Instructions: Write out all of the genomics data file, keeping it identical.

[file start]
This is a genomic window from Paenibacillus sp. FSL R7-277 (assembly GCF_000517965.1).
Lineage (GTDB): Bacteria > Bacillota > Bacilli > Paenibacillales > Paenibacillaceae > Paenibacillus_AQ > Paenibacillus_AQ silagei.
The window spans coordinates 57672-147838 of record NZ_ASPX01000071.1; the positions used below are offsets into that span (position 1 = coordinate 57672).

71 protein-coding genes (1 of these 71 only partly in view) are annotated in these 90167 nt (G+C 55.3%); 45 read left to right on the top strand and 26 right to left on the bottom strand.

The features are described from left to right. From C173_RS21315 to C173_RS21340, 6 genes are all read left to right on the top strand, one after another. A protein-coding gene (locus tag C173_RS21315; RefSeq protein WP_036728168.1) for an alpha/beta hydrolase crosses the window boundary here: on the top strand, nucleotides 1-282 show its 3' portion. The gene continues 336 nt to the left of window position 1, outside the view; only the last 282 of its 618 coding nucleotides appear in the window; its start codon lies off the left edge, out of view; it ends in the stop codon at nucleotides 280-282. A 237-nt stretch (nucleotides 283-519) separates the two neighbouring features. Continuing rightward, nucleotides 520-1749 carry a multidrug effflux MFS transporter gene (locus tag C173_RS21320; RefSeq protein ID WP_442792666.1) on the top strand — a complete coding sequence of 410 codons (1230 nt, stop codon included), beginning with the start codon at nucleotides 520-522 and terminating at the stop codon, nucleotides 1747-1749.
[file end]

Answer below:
This is a genomic window from Paenibacillus sp. FSL R7-277 (assembly GCF_000517965.1).
Lineage (GTDB): Bacteria > Bacillota > Bacilli > Paenibacillales > Paenibacillaceae > Paenibacillus_AQ > Paenibacillus_AQ silagei.
The window spans coordinates 57672-147838 of record NZ_ASPX01000071.1; the positions used below are offsets into that span (position 1 = coordinate 57672).

71 protein-coding genes (1 of these 71 only partly in view) are annotated in these 90167 nt (G+C 55.3%); 45 read left to right on the top strand and 26 right to left on the bottom strand.

The features are described from left to right. From C173_RS21315 to C173_RS21340, 6 genes are all read left to right on the top strand, one after another. A protein-coding gene (locus tag C173_RS21315; RefSeq protein WP_036728168.1) for an alpha/beta hydrolase crosses the window boundary here: on the top strand, nucleotides 1-282 show its 3' portion. The gene continues 336 nt to the left of window position 1, outside the view; only the last 282 of its 618 coding nucleotides appear in the window; its start codon lies off the left edge, out of view; it ends in the stop codon at nucleotides 280-282. A 237-nt stretch (nucleotides 283-519) separates the two neighbouring features. Continuing rightward, nucleotides 520-1749 carry a multidrug effflux MFS transporter gene (locus tag C173_RS21320; RefSeq protein ID WP_442792666.1) on the top strand — a complete coding sequence of 410 codons (1230 nt, stop codon included), beginning with the start codon at nucleotides 520-522 and terminating at the stop codon, nucleotides 1747-1749.